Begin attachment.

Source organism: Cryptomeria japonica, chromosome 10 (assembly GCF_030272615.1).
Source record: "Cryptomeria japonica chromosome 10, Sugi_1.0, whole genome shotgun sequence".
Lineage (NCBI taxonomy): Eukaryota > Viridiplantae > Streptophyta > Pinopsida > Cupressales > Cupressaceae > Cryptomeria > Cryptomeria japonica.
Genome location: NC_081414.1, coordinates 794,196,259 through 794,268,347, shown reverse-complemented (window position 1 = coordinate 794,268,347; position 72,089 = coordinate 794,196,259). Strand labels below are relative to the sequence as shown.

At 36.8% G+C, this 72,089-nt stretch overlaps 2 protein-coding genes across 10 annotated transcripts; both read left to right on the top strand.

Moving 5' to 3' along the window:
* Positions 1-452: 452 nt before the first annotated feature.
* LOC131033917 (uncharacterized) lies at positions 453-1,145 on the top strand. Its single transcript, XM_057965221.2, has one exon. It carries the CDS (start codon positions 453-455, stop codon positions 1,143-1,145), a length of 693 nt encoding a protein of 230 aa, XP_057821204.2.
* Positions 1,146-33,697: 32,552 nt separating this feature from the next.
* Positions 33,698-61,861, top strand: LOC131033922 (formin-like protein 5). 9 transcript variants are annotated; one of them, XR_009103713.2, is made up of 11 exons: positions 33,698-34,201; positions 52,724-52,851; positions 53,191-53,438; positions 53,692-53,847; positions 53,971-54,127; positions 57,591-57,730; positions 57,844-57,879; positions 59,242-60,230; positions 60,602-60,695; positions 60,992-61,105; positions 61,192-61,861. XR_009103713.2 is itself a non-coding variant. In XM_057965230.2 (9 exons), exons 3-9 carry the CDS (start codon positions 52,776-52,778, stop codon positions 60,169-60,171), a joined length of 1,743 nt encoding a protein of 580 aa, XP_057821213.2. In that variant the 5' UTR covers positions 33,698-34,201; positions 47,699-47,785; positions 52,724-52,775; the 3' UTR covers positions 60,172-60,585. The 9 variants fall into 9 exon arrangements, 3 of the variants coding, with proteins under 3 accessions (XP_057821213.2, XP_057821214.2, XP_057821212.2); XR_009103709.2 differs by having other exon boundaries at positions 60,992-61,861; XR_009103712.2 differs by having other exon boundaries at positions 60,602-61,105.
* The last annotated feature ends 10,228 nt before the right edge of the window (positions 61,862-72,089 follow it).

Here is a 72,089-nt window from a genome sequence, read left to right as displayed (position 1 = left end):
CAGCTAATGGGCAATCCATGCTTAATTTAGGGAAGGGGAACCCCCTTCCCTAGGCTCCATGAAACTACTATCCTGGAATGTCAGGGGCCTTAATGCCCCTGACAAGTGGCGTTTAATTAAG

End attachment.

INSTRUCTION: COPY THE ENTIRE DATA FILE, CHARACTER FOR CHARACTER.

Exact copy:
Source organism: Cryptomeria japonica, chromosome 10 (assembly GCF_030272615.1).
Source record: "Cryptomeria japonica chromosome 10, Sugi_1.0, whole genome shotgun sequence".
Lineage (NCBI taxonomy): Eukaryota > Viridiplantae > Streptophyta > Pinopsida > Cupressales > Cupressaceae > Cryptomeria > Cryptomeria japonica.
Genome location: NC_081414.1, coordinates 794,196,259 through 794,268,347, shown reverse-complemented (window position 1 = coordinate 794,268,347; position 72,089 = coordinate 794,196,259). Strand labels below are relative to the sequence as shown.

At 36.8% G+C, this 72,089-nt stretch overlaps 2 protein-coding genes across 10 annotated transcripts; both read left to right on the top strand.

Moving 5' to 3' along the window:
* Positions 1-452: 452 nt before the first annotated feature.
* LOC131033917 (uncharacterized) lies at positions 453-1,145 on the top strand. Its single transcript, XM_057965221.2, has one exon. It carries the CDS (start codon positions 453-455, stop codon positions 1,143-1,145), a length of 693 nt encoding a protein of 230 aa, XP_057821204.2.
* Positions 1,146-33,697: 32,552 nt separating this feature from the next.
* Positions 33,698-61,861, top strand: LOC131033922 (formin-like protein 5). 9 transcript variants are annotated; one of them, XR_009103713.2, is made up of 11 exons: positions 33,698-34,201; positions 52,724-52,851; positions 53,191-53,438; positions 53,692-53,847; positions 53,971-54,127; positions 57,591-57,730; positions 57,844-57,879; positions 59,242-60,230; positions 60,602-60,695; positions 60,992-61,105; positions 61,192-61,861. XR_009103713.2 is itself a non-coding variant. In XM_057965230.2 (9 exons), exons 3-9 carry the CDS (start codon positions 52,776-52,778, stop codon positions 60,169-60,171), a joined length of 1,743 nt encoding a protein of 580 aa, XP_057821213.2. In that variant the 5' UTR covers positions 33,698-34,201; positions 47,699-47,785; positions 52,724-52,775; the 3' UTR covers positions 60,172-60,585. The 9 variants fall into 9 exon arrangements, 3 of the variants coding, with proteins under 3 accessions (XP_057821213.2, XP_057821214.2, XP_057821212.2); XR_009103709.2 differs by having other exon boundaries at positions 60,992-61,861; XR_009103712.2 differs by having other exon boundaries at positions 60,602-61,105.
* The last annotated feature ends 10,228 nt before the right edge of the window (positions 61,862-72,089 follow it).

Here is a 72,089-nt window from a genome sequence, read left to right as displayed (position 1 = left end):
CAGCTAATGGGCAATCCATGCTTAATTTAGGGAAGGGGAACCCCCTTCCCTAGGCTCCATGAAACTACTATCCTGGAATGTCAGGGGCCTTAATGCCCCTGACAAGTGGCGTTTAATTAAG